Chapter 8. Analyzing the Analysts


Analysts are supposed to be critics of corporations. They often end up being public relations spokesmen for them.

 --RALPH WANGER, former chief investment officer for the Columbia Acorn Fund

Wall Street as we know it may have disappeared in 2008. Bear Stearns, Lehman Brothers, and Merrill Lynch vaporized. The two remaining investment banks, Goldman Sachs and Morgan Stanley, turned themselves into chartered banks.

But though the Wall Street of years past is gone, Wall Street's function is very much a part of the present. For the most part, the titans of Wall Street still decide which firms have access to the public markets, controlling a large part of the capital that expanding companies need.

Those companies that reach the stock markets do so through an intersection of professionals and their firms. Bankers, consultants, and attorneys work on initial public offerings (IPOs). Analysts research stocks; portfolio managers buy what they like and sell or ignore what they don't. Collectively, the two create the consensual reality that is share value. Company management, for its part, works to build a successful company and generate profits. Each party in the process has its own set of incentives, motivations, and pressures.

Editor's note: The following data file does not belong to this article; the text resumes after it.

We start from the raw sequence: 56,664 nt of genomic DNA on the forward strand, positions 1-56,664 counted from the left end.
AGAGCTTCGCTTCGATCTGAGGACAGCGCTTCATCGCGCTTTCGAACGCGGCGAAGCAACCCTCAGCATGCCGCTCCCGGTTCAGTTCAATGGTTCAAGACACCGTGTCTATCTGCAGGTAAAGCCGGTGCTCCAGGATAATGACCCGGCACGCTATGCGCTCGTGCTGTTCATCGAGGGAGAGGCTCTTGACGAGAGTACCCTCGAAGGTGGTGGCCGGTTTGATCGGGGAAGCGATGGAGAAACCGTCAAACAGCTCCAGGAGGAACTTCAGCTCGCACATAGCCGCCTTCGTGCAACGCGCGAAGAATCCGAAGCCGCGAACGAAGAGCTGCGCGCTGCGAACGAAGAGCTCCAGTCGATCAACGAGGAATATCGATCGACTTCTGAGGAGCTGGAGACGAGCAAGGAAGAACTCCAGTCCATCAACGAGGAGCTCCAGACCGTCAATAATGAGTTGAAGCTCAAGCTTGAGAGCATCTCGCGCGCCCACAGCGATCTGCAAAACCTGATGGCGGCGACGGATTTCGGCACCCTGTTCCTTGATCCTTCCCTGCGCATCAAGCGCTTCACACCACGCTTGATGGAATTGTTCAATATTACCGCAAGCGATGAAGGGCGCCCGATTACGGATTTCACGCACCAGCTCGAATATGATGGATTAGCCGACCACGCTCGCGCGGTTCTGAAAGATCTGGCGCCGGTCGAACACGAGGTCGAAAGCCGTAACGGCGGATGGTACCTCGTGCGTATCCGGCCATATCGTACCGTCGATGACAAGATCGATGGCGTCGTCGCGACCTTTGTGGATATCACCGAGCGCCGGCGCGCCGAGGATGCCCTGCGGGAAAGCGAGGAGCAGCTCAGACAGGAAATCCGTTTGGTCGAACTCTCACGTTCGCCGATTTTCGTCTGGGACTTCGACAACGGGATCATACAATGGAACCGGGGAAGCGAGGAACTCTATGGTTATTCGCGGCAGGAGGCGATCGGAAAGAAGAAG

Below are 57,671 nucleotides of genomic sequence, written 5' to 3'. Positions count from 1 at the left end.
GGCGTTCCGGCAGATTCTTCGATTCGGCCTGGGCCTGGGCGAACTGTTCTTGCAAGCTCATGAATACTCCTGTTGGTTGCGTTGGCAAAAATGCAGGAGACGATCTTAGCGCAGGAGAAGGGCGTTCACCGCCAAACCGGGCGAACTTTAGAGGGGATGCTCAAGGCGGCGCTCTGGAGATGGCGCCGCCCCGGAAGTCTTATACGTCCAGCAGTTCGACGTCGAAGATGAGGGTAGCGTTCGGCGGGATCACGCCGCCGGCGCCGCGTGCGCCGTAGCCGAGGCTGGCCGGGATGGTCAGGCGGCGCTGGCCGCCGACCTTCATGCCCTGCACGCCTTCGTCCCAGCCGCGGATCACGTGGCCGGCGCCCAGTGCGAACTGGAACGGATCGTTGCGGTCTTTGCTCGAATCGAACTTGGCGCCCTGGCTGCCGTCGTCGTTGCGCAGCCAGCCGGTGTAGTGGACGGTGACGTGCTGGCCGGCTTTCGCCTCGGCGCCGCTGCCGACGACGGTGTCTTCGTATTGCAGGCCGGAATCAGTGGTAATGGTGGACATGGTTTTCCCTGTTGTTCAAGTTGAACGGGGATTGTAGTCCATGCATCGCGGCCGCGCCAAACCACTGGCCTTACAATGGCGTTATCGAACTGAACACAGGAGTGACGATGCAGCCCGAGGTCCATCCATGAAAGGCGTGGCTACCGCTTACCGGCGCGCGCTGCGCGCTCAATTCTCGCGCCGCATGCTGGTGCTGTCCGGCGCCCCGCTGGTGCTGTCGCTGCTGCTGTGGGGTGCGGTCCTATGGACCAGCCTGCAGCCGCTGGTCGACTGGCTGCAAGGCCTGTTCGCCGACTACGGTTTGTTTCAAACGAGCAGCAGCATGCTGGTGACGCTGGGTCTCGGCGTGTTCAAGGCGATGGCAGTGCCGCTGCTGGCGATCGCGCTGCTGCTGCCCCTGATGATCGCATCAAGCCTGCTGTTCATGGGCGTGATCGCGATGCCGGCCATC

This chapter will look at the interplay between investment bankers, analysts, portfolio managers, and company management to find signals that can help investors see around corners.

Investment bankers:

call on private and public companies ...

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